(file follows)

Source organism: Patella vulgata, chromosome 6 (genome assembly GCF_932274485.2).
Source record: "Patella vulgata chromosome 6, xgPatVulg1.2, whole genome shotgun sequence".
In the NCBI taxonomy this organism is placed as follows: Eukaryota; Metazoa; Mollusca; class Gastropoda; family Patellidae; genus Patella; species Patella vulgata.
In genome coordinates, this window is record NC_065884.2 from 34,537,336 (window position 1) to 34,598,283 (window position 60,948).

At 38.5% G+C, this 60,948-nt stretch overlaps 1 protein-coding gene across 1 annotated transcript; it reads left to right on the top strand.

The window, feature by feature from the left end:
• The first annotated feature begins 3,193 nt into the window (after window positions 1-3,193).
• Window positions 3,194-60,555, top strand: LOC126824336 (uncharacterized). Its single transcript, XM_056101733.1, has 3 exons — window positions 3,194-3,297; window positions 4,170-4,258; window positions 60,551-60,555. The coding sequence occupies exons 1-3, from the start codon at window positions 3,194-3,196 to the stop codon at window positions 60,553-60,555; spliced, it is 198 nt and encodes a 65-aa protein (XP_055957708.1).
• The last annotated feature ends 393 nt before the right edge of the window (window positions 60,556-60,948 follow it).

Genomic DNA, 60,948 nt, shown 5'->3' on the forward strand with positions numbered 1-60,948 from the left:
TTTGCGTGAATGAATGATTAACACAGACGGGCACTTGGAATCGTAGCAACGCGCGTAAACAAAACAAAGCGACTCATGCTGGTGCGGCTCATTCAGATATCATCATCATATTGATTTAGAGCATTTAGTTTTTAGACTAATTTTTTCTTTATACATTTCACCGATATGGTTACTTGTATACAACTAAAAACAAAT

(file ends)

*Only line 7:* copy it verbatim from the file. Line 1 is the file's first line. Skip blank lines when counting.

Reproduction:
• The first annotated feature begins 3,193 nt into the window (after window positions 1-3,193).